Here’s author and cultural critic John David Ebert, writing in The New Media Invasion: Digital Technologies and the World They Unmake (2011):

Everywhere we look nowadays, we find the same worship of the machine at the expense of the human being, who always comes out of the equation looking like an inconvenient, leftover remainder: instead of librarians to check out your books for you, a machine will do it better; instead of clerks to ring up your groceries for you, a self-checkout will do it better; instead of a real live DJ on the radio, an electronic one will do the job better; instead of a policeman to write you a traffic ticket, a camera (connected to a computer) will do it better. In other words . . . the human being is actually disappearing from his own society, just as the automobile long ago caused him to disappear from the streets of his cities . . . . [O]ur society is increasingly coming to be run and operated by machines instead of people. Machines are making more and more of our decisions for us; soon, they will be making all of them.


Here’s science fiction legend Brian Aldiss, writing in the first chapter of his seminal 1973 study Billion Year Spree: The True History of Science Fiction, titled “The Origin of the Species: Mary Shelley“:

For a thousand people familiar with the story of Victor creating his monster from selected cadaver spares and endowing them with new life, only to shrink back in horror from his own creation, not one will have read Mary Shelley’s original novel. This suggests something of the power of infiltration of this first great myth of the industrial age. [emphasis added]

Here’s literature scholar Christopher Small, writing in his (likewise influential) 1972 book Mary Shelley’s Frankenstein: Tracing the Myth:

The Monster is not a ghost.  He is not a genie or a spirit summoned by magic from the deep; at the same time he issues, like these, from the imagination.  He is manifestly a product, or aspect, of his maker’s psyche:  he is a psychic phenomenon given objective, or ‘actual’ existence.  A Doppelganger of ‘real flesh and blood’ is not unknown, of course, in other fictions, nor is the idea of a man created ‘by other means than Nature has hitherto provided’, the creation of Prometheus being the archetype.  But Frankenstein is ‘the modern Prometheus’:  the profound effect achieved by Mary lay in showing the Monster as the product of modern science; made, not by enchantment, i.e., directly by the unconscious, an ‘imaginary’ being, but through a process of scientific discovery, i.e., the imagination objectified.

Here’s the late, great cultural critic/historian and philosopher Theodore Roszak, writing in his fairly legendary 1973 book Where the Wasteland Ends: Politics and Transcendence in Postindustrial Society:

Long before the demonic possibilities of science had become clear for all to see, it was a Romantic novelist who foresaw the career of Dr. Frankenstein — and so gave us the richest (and darkest) literary myth the culture of science has produced.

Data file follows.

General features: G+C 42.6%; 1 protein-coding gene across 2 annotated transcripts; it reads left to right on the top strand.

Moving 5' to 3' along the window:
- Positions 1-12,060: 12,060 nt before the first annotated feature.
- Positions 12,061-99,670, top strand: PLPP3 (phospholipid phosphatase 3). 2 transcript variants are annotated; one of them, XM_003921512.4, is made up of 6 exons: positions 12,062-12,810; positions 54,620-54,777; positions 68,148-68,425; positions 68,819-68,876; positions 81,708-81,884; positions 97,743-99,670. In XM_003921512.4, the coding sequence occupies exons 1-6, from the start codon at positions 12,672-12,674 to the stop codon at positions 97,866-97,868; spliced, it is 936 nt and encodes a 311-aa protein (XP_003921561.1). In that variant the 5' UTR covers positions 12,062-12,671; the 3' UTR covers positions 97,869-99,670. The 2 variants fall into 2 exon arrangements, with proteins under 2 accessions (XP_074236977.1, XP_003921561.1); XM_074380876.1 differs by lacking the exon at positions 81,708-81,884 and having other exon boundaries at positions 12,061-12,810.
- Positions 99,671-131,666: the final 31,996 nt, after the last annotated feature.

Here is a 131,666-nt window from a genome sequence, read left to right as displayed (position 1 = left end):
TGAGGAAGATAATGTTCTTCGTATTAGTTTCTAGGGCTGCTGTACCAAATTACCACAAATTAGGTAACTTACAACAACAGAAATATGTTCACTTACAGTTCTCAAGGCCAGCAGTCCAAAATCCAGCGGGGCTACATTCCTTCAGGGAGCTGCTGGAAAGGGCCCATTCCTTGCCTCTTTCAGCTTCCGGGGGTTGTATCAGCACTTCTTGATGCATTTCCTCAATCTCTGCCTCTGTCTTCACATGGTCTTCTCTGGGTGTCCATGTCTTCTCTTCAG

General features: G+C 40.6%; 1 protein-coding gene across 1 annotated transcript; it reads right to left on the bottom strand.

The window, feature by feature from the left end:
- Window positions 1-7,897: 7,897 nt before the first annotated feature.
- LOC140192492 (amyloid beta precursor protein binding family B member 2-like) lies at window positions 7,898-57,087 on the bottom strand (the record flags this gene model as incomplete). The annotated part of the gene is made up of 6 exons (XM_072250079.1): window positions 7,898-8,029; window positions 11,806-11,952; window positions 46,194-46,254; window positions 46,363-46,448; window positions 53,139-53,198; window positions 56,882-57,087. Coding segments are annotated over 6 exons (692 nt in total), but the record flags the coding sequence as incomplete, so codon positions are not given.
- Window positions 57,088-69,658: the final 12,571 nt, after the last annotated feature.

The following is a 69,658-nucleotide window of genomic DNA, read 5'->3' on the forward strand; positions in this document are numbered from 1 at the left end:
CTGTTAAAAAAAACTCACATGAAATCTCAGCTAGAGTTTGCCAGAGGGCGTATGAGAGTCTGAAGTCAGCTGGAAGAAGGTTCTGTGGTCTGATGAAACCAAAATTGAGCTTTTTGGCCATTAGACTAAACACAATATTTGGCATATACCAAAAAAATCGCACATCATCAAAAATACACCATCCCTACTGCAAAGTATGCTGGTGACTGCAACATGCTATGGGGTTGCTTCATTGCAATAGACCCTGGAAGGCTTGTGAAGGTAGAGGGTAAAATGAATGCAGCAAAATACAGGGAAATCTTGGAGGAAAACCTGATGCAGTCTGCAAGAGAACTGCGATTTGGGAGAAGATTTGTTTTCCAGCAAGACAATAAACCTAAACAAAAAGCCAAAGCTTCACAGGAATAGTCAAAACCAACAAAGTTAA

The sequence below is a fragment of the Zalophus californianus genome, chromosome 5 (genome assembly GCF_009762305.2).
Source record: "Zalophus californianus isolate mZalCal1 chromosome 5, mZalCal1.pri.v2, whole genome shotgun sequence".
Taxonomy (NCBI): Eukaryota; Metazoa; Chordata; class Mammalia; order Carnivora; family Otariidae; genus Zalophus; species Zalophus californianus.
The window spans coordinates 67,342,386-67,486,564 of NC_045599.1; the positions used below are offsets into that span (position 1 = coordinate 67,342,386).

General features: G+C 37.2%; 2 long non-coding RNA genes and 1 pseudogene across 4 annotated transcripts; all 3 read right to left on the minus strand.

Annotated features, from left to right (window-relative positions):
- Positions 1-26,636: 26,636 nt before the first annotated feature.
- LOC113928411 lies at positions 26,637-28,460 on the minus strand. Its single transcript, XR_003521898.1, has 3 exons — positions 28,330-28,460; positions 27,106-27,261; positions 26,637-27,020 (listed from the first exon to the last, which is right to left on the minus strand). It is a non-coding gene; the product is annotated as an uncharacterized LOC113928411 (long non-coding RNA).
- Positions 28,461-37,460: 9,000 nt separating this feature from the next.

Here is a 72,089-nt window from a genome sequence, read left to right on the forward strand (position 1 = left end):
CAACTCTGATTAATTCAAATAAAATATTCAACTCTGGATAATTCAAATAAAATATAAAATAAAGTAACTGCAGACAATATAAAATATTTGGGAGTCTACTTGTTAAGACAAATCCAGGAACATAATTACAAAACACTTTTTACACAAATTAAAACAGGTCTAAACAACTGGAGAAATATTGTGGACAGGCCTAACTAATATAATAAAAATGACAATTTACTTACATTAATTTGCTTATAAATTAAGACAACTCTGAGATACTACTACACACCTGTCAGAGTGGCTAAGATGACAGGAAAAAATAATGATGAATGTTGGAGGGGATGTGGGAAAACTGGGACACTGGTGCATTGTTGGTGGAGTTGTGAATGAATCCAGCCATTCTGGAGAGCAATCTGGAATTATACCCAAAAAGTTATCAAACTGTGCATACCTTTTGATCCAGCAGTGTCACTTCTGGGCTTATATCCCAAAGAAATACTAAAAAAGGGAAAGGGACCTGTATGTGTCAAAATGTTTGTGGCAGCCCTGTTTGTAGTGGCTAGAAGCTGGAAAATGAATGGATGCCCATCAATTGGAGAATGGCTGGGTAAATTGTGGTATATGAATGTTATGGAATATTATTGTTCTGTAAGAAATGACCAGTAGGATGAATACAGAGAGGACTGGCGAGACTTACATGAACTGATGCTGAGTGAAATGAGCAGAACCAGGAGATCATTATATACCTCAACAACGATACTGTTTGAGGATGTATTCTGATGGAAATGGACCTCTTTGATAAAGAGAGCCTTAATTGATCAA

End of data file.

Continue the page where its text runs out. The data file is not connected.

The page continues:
Here’s Agent Smith, the artificial intelligence program in charge of keeping order within the simulated human reality of The Matrix (1999), speaking to the captured Morpheus, leader of the resistance movement against the machine civilization that has enslaved humans (in a film released in 1999):

As soon as we started thinking for you it really became our civilization, which is of course what this is all about. Evolution, Morpheus, evolution. Like the dinosaur. Look out that window. You’ve had your time. The future is our world, Morpheus. The future is our time.

Here’s Victor Frankenstein in the 1831 edition of Frankenstein, or The Modern Prometheus, lying on his deathbed and lamenting his former obsessive quest to create and “perfect” life, which led not only to his own utter wretchedness and destruction but to that of everybody he loved:

My limbs now tremble, and my eyes swim with the remembrance; but then a resistless and almost frantic impulse urged me forward; I seemed to have lost all soul or sensation but for this one pursuit.

. . . Do you share my madness? Have you drank also of the intoxicating draught? Hear me — let me reveal my tale, and you will dash the cup from your lips!

If one is looking for a guiding thread of supervening meaning or moral insight here, I might be inclined to borrow and recontextualize the words of legendary and visionary music producer Sandy Pearlman — from the liner notes to Blue Öyster Cult’s epic 1988 concept album Imaginos, about the centuries-long efforts of a transcendent pantheon of “Invisibles” to intercede in human history and guide it to a preordained conclusion — by suggesting that this whole situation portends, indicates, and represents “a disease with a long incubation.”


Images: “HAL9000” from 2001: A Space Odyssey by Cryteria (Own work) [CC-BY-3.0 (], via Wikimedia Commons. “Frontispiece to Frankenstein 1831” by Theodore Von Holst (1810-1844) (Tate Britain. Private collection, Bath.) [Public domain], via Wikimedia Commons.